De Honore templorum
Qui fanum effregerit, et ibi aliquid de sacris tulerit, ducitur ad mare, et in sabulo, quod accessus maris operire solte, finduntur aures eius, et castratur, et immolatur Diis quorum templa violavit.
On the honour of the temple
If anyone breaks into a shrine and steals sacred items from there, he shall be taken to the sea, and on the sand, which will be covered by the flood, his ears will be cleft, and he will be castrated and sacrified to the god, whose temple he dishonoured.
“Lex Frisionum, the “Law Code of the Frisians”, was recorded in Latin during the reign of Charlemagne, after the year 785, when the Frankish conquest of Frisia was completed by the final defeat of the Saxon rebel leader Widukind.” (Wikipedia).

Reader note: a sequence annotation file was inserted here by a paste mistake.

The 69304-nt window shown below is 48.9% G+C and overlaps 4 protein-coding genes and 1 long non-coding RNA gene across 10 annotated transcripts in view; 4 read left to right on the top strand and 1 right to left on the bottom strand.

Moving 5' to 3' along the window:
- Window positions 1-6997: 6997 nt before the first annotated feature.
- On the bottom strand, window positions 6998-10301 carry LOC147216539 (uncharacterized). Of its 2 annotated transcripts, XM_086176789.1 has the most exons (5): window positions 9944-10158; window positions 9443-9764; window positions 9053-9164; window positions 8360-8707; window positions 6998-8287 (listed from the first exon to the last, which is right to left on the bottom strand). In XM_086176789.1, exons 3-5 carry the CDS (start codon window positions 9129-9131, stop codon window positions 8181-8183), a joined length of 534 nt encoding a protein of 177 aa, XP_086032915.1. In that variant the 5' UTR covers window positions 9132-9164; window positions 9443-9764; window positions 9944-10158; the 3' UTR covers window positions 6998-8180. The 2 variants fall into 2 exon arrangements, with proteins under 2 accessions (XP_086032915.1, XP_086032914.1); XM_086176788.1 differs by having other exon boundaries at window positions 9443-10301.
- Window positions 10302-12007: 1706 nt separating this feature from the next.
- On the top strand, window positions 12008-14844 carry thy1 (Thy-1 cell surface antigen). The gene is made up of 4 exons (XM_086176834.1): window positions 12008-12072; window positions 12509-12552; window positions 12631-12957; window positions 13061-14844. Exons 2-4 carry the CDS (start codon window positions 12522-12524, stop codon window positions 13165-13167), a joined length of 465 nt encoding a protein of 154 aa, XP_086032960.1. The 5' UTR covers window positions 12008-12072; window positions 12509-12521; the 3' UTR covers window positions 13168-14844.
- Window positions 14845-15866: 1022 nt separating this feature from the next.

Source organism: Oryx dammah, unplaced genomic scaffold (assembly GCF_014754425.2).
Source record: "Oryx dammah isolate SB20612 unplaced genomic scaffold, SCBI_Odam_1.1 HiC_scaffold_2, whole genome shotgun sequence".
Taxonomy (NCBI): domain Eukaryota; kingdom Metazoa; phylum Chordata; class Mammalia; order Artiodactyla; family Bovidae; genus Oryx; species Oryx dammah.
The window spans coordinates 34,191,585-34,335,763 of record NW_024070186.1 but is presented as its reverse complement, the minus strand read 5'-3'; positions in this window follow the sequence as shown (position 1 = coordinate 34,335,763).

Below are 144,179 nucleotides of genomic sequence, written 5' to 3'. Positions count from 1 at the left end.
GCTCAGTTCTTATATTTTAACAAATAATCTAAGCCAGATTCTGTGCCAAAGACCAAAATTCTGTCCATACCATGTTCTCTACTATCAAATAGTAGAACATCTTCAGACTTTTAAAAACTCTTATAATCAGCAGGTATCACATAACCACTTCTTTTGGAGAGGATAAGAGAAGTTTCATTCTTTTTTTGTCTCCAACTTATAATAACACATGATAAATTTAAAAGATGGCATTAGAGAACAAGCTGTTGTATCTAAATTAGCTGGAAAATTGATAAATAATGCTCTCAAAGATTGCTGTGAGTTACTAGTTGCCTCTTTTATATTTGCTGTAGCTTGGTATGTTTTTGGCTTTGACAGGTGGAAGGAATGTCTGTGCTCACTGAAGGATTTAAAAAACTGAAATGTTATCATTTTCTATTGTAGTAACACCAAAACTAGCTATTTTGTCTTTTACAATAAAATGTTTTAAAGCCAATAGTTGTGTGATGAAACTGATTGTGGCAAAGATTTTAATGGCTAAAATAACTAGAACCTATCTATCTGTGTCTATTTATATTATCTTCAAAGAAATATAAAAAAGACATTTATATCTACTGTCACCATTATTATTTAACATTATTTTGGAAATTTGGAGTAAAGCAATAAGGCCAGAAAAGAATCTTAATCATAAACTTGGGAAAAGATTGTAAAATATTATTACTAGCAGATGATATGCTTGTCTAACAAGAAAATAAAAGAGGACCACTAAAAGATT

As you can see there was quite a brute penalty for the dishonoring of a temple. The punishment sounds oddly familiar, does it not?
…binding myself under no less penalty than that of having my throat cut across, my tongue torn out by its roots, and my body buried in the rough sands of the sea, at low-water mark, where the tide ebbs and flows twice in twenty-four hours, should I ever knowingly violate this my Entered Apprentice obligation.
Which seas actually do have (such slow) tides? So where could this oath have found its origin?